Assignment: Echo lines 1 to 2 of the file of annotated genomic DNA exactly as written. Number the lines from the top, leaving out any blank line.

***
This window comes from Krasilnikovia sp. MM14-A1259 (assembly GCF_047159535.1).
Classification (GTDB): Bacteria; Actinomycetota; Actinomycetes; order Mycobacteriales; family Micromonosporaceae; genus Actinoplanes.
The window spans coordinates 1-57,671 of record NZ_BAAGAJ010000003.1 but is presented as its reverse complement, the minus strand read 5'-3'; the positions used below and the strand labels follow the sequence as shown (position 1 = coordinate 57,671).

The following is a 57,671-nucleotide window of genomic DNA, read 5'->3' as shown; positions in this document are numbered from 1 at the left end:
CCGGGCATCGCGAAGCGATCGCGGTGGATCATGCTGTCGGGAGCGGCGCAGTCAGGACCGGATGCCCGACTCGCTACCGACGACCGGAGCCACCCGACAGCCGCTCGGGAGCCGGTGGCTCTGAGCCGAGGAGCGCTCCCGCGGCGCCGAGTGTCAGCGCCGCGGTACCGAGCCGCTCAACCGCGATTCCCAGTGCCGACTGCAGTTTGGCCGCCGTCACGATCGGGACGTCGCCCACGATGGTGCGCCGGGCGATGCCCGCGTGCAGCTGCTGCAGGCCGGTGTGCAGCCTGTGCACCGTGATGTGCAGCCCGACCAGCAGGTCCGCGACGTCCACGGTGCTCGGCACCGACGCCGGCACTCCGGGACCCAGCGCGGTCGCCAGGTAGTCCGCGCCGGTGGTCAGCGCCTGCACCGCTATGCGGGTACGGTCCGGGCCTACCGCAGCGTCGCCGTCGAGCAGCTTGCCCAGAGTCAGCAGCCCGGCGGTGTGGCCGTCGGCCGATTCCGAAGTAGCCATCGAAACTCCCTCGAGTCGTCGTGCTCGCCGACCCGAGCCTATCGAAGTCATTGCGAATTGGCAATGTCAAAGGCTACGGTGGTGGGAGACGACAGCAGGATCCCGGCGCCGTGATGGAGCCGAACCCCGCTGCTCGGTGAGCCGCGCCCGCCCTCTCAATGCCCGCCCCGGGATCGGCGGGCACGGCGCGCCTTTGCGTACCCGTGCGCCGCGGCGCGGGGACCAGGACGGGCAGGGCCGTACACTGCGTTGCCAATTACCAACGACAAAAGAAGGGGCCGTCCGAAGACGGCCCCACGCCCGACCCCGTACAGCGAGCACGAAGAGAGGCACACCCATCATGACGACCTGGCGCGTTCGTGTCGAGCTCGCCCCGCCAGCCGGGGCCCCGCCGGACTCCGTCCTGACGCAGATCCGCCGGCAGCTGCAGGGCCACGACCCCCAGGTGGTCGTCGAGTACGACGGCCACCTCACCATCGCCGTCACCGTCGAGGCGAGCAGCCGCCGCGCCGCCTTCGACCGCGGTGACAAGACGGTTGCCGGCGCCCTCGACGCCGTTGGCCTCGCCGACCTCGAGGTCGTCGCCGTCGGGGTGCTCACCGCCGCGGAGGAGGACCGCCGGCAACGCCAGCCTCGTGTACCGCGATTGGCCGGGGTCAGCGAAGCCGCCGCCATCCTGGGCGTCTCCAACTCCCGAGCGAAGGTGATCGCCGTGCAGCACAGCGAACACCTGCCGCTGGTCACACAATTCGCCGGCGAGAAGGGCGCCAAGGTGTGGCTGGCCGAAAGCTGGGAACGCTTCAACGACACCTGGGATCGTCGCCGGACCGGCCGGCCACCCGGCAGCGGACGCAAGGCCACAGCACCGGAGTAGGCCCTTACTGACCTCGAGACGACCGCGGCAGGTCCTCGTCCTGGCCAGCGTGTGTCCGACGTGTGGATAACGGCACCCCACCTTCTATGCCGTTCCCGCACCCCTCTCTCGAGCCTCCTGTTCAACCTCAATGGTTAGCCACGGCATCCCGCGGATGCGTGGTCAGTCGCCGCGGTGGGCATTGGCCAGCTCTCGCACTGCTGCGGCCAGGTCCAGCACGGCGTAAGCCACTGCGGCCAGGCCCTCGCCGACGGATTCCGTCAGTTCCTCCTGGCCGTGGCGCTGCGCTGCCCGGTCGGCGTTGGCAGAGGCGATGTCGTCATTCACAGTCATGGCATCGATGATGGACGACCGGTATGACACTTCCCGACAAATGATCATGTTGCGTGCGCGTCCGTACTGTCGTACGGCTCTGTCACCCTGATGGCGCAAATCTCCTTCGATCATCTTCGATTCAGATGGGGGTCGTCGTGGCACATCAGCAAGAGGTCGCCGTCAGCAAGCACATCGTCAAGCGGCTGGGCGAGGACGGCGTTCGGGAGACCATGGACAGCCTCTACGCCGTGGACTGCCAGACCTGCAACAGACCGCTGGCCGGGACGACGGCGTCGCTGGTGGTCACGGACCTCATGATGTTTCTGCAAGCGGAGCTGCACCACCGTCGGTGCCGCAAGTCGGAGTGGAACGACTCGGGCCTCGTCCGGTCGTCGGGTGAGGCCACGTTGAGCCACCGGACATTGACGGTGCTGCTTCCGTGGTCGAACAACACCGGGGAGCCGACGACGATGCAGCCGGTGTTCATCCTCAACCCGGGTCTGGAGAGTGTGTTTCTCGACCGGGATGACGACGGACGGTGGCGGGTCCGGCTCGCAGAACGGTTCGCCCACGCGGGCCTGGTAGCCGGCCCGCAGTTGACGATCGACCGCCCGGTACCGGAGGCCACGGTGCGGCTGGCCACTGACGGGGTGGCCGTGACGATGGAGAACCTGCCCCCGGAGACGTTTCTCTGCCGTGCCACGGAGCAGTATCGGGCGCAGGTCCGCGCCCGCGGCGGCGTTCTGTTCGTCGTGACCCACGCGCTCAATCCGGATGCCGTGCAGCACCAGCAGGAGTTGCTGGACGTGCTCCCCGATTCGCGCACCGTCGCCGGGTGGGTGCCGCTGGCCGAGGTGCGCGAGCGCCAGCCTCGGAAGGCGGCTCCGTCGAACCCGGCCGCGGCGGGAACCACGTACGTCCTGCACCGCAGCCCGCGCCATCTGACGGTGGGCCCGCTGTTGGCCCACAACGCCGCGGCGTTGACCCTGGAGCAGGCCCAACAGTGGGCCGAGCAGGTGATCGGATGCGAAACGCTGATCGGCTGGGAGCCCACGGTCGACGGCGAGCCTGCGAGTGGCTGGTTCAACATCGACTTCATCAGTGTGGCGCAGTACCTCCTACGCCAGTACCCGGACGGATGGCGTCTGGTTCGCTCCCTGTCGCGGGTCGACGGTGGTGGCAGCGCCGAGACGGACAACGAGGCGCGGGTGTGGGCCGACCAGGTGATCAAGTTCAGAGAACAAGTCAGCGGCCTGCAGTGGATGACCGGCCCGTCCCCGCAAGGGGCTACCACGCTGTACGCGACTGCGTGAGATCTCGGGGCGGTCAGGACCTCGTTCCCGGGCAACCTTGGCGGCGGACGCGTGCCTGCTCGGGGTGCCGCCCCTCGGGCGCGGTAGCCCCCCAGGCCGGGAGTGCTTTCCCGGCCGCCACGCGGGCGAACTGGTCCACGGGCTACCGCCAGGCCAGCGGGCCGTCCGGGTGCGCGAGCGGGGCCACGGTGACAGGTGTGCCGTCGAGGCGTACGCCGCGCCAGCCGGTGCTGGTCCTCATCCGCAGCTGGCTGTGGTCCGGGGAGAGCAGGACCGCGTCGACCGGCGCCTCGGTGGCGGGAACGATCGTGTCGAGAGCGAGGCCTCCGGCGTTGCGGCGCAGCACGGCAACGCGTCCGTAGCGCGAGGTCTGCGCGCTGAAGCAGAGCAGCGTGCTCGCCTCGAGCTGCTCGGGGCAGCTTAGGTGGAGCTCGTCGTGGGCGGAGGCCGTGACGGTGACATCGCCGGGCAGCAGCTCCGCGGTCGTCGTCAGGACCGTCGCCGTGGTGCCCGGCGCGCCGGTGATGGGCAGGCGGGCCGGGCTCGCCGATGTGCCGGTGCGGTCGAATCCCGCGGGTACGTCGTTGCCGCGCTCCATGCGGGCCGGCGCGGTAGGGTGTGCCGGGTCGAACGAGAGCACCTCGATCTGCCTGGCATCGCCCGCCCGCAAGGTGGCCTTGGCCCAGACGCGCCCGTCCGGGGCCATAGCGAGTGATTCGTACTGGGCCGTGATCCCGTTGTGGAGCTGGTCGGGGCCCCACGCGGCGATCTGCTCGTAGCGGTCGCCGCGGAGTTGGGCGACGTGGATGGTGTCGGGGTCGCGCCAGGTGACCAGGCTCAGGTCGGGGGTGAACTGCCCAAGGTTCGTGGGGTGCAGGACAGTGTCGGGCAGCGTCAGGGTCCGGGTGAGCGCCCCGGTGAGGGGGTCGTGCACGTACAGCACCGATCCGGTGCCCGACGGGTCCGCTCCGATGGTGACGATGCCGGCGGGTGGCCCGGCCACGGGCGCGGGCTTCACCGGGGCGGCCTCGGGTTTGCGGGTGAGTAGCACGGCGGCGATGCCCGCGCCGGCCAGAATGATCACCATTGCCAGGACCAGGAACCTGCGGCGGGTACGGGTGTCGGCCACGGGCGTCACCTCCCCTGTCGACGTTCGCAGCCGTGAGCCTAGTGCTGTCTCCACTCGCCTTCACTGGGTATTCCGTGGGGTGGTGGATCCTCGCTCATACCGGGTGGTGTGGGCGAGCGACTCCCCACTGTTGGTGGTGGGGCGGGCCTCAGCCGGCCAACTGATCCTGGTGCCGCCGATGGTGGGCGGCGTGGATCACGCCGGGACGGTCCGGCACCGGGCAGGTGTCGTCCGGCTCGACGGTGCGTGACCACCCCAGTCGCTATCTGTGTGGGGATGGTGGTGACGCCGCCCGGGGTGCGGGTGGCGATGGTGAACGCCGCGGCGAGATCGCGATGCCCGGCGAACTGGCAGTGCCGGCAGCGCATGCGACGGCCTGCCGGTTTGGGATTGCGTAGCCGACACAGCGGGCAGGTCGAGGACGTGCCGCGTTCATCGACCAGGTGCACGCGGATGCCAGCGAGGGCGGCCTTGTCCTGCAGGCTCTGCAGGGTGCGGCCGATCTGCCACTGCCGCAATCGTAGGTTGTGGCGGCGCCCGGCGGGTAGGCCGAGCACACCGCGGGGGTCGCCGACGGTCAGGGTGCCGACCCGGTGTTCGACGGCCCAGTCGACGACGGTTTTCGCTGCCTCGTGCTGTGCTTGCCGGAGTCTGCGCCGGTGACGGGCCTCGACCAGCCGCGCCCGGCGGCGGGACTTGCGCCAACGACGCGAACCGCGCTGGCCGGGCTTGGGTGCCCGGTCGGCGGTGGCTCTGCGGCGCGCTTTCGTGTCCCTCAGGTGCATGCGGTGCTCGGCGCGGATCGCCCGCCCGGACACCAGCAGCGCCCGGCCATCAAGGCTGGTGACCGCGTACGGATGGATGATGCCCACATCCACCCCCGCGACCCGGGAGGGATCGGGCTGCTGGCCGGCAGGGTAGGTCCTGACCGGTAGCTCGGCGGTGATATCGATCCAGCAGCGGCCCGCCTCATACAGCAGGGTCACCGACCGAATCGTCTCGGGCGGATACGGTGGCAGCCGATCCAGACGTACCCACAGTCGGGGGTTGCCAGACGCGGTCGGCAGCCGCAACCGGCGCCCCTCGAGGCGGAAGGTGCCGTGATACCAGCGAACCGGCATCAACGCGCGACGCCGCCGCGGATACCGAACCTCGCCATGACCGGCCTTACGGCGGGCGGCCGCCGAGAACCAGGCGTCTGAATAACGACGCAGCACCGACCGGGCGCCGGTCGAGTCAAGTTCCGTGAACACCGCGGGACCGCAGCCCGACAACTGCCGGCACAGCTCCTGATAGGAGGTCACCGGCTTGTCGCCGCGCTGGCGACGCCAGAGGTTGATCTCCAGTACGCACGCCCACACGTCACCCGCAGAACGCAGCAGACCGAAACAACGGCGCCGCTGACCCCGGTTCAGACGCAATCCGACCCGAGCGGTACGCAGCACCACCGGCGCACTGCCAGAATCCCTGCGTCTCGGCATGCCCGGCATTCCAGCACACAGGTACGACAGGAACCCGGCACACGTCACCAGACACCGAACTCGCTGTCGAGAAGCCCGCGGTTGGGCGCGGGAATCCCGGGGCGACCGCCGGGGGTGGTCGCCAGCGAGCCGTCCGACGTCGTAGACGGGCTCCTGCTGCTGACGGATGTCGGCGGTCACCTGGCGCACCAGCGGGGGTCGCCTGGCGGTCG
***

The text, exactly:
This window comes from Krasilnikovia sp. MM14-A1259 (assembly GCF_047159535.1).
Classification (GTDB): Bacteria; Actinomycetota; Actinomycetes; order Mycobacteriales; family Micromonosporaceae; genus Actinoplanes.